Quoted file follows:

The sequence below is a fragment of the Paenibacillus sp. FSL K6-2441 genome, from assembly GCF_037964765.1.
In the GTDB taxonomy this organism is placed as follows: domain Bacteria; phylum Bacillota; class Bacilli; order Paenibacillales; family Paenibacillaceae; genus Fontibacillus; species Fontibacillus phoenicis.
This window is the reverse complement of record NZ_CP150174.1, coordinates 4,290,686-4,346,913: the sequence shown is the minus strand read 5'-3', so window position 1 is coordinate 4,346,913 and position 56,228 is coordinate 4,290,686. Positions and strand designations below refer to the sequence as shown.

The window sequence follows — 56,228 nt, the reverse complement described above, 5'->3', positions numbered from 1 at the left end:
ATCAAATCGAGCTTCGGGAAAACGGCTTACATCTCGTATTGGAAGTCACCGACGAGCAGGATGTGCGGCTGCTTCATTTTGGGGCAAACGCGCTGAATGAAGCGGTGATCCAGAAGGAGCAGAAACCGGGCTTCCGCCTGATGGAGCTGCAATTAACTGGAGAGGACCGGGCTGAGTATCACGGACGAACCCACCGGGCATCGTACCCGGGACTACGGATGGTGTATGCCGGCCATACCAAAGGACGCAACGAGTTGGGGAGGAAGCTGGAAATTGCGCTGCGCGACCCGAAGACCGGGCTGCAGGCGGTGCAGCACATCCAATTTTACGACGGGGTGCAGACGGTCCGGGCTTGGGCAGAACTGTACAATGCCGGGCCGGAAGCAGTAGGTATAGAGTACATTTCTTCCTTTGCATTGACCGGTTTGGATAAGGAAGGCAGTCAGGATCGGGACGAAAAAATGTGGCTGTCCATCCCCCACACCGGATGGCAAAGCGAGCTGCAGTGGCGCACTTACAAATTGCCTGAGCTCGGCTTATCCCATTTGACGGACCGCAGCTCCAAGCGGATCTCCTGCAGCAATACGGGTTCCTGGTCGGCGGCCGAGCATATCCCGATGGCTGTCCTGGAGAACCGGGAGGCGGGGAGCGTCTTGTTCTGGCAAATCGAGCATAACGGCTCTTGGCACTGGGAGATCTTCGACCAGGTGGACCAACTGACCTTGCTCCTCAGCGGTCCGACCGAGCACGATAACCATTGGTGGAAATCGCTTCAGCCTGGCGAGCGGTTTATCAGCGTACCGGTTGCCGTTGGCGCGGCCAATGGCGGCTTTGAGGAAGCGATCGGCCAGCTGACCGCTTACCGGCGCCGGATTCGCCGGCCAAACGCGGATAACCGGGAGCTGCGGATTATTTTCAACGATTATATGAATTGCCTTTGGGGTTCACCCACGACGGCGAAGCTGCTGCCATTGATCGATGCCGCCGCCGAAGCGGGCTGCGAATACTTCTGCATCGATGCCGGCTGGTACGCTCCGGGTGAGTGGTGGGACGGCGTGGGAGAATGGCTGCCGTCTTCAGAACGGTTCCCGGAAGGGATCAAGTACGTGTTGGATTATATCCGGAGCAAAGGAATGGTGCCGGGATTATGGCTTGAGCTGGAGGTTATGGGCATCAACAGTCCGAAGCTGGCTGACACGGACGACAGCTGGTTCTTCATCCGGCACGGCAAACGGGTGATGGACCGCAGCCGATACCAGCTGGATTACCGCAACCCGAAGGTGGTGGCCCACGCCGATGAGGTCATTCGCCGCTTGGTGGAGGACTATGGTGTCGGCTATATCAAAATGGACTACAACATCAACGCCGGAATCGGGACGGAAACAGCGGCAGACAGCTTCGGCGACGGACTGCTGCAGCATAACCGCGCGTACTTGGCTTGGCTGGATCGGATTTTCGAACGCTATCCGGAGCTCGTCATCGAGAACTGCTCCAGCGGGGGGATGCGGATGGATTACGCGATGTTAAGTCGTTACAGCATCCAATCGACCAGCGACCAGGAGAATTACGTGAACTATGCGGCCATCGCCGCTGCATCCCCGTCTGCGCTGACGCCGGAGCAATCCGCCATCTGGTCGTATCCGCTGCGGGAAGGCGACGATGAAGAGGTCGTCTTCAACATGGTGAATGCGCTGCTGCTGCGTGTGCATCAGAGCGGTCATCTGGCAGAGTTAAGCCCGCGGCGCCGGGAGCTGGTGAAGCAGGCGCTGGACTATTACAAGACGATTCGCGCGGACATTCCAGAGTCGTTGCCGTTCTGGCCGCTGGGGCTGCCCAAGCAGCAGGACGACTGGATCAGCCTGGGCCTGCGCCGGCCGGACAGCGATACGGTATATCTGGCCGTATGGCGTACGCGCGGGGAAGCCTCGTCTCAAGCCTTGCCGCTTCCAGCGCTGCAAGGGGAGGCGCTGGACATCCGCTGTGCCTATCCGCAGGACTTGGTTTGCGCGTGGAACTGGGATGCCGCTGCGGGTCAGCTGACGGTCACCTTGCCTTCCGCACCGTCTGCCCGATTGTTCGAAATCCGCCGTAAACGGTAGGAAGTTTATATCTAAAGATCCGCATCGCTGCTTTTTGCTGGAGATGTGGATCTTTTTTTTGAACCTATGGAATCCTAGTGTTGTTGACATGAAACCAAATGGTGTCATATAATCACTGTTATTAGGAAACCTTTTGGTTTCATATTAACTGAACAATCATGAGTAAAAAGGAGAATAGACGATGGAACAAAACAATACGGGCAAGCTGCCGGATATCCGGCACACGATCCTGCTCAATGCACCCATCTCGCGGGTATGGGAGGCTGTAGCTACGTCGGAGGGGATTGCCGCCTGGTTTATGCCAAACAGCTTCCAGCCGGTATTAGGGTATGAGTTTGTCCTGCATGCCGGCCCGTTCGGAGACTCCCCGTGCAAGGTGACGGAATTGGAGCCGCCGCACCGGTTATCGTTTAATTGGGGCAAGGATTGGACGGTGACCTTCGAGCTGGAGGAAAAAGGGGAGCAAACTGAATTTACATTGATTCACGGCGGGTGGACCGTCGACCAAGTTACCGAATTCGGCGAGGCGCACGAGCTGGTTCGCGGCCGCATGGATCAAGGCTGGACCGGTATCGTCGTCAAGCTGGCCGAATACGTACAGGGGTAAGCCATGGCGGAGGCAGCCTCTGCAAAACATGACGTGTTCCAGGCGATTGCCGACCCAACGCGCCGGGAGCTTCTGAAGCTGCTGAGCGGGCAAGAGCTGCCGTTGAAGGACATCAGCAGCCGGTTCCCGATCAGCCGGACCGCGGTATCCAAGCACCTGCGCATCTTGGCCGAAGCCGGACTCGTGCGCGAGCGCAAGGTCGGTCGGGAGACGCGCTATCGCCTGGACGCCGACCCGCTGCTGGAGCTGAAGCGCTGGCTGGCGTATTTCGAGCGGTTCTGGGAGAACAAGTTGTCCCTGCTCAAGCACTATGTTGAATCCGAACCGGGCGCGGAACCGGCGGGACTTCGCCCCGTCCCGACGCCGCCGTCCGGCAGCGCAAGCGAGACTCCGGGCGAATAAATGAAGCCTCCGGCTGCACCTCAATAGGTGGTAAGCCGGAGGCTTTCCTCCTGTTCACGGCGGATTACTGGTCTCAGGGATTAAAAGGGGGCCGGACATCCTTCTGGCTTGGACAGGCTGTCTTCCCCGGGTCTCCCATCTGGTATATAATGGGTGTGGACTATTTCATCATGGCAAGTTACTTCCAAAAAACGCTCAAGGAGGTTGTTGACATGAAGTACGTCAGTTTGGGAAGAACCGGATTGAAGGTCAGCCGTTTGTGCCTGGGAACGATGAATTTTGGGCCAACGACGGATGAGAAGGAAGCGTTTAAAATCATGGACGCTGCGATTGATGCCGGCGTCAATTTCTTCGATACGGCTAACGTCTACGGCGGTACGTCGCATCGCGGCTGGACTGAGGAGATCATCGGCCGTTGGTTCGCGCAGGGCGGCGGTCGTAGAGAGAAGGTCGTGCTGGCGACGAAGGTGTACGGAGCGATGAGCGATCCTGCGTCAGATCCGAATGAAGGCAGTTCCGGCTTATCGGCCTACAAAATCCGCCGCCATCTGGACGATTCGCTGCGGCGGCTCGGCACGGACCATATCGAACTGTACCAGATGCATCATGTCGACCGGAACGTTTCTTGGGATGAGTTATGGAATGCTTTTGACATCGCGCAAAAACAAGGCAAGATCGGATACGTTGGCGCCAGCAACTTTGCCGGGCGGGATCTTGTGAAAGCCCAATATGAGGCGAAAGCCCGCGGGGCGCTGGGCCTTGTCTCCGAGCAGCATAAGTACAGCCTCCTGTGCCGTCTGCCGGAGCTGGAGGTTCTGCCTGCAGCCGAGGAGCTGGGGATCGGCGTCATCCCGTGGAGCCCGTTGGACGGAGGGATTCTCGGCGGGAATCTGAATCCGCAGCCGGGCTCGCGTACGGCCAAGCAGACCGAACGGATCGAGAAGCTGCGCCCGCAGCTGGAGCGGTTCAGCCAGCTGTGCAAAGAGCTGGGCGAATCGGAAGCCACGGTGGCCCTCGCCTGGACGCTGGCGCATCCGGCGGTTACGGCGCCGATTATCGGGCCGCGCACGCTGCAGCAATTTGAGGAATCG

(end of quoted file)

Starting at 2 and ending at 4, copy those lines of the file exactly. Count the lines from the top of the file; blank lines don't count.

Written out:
In the GTDB taxonomy this organism is placed as follows: domain Bacteria; phylum Bacillota; class Bacilli; order Paenibacillales; family Paenibacillaceae; genus Fontibacillus; species Fontibacillus phoenicis.
This window is the reverse complement of record NZ_CP150174.1, coordinates 4,290,686-4,346,913: the sequence shown is the minus strand read 5'-3', so window position 1 is coordinate 4,346,913 and position 56,228 is coordinate 4,290,686. Positions and strand designations below refer to the sequence as shown.

The window sequence follows — 56,228 nt, the reverse complement described above, 5'->3', positions numbered from 1 at the left end: